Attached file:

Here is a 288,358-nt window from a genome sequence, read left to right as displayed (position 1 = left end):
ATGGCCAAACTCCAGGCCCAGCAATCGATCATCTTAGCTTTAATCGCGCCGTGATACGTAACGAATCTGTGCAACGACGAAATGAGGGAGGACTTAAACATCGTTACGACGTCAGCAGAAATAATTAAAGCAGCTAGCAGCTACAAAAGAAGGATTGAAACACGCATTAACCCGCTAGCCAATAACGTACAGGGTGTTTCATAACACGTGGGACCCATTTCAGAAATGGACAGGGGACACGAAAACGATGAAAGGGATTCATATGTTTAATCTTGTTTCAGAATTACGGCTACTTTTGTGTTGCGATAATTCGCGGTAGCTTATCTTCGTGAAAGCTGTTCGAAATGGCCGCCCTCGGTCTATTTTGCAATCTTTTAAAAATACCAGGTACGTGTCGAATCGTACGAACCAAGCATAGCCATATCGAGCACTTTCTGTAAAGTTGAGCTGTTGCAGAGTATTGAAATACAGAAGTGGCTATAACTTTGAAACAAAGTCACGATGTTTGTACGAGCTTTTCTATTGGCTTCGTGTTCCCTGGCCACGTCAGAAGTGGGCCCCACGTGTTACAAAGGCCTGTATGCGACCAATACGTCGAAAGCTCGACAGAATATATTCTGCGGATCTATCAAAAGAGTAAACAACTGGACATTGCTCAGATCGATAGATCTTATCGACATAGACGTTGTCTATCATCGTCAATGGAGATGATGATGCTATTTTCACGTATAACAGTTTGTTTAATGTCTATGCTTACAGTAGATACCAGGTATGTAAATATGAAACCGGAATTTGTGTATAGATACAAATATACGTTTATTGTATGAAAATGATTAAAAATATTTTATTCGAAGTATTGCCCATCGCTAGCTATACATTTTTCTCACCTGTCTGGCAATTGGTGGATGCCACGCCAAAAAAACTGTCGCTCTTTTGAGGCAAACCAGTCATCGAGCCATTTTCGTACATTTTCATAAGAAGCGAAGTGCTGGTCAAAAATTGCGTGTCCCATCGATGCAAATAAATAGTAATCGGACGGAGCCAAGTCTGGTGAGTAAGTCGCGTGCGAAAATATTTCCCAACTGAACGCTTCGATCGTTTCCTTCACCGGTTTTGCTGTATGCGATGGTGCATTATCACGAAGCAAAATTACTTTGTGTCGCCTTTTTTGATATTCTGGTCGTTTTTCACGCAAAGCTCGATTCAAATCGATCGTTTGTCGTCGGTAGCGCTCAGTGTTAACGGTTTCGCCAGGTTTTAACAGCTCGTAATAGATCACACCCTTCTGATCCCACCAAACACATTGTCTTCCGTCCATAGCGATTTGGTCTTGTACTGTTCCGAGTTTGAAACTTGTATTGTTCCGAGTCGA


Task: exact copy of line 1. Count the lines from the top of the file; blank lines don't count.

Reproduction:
Here is a 288,358-nt window from a genome sequence, read left to right as displayed (position 1 = left end):